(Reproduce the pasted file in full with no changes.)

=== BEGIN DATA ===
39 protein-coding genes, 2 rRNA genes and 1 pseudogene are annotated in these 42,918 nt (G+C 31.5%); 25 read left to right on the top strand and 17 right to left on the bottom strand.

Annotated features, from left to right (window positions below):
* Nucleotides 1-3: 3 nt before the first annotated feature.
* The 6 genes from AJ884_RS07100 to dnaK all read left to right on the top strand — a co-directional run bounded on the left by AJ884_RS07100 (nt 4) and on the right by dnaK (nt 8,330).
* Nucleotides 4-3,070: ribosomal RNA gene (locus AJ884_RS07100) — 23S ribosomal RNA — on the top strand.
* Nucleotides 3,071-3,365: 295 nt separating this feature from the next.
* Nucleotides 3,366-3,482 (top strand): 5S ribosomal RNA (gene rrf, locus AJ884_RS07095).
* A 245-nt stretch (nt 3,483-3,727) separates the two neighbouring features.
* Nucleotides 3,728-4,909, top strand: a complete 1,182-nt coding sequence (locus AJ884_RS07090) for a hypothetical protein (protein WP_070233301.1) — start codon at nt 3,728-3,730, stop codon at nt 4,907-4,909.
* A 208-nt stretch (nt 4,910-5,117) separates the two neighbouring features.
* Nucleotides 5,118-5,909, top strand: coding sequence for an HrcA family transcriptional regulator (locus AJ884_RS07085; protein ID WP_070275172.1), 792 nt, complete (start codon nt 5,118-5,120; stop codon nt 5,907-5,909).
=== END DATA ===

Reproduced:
39 protein-coding genes, 2 rRNA genes and 1 pseudogene are annotated in these 42,918 nt (G+C 31.5%); 25 read left to right on the top strand and 17 right to left on the bottom strand.

Annotated features, from left to right (window positions below):
* Nucleotides 1-3: 3 nt before the first annotated feature.
* The 6 genes from AJ884_RS07100 to dnaK all read left to right on the top strand — a co-directional run bounded on the left by AJ884_RS07100 (nt 4) and on the right by dnaK (nt 8,330).
* Nucleotides 4-3,070: ribosomal RNA gene (locus AJ884_RS07100) — 23S ribosomal RNA — on the top strand.
* Nucleotides 3,071-3,365: 295 nt separating this feature from the next.
* Nucleotides 3,366-3,482 (top strand): 5S ribosomal RNA (gene rrf, locus AJ884_RS07095).
* A 245-nt stretch (nt 3,483-3,727) separates the two neighbouring features.
* Nucleotides 3,728-4,909, top strand: a complete 1,182-nt coding sequence (locus AJ884_RS07090) for a hypothetical protein (protein WP_070233301.1) — start codon at nt 3,728-3,730, stop codon at nt 4,907-4,909.
* A 208-nt stretch (nt 4,910-5,117) separates the two neighbouring features.
* Nucleotides 5,118-5,909, top strand: coding sequence for an HrcA family transcriptional regulator (locus AJ884_RS07085; protein ID WP_070275172.1), 792 nt, complete (start codon nt 5,118-5,120; stop codon nt 5,907-5,909).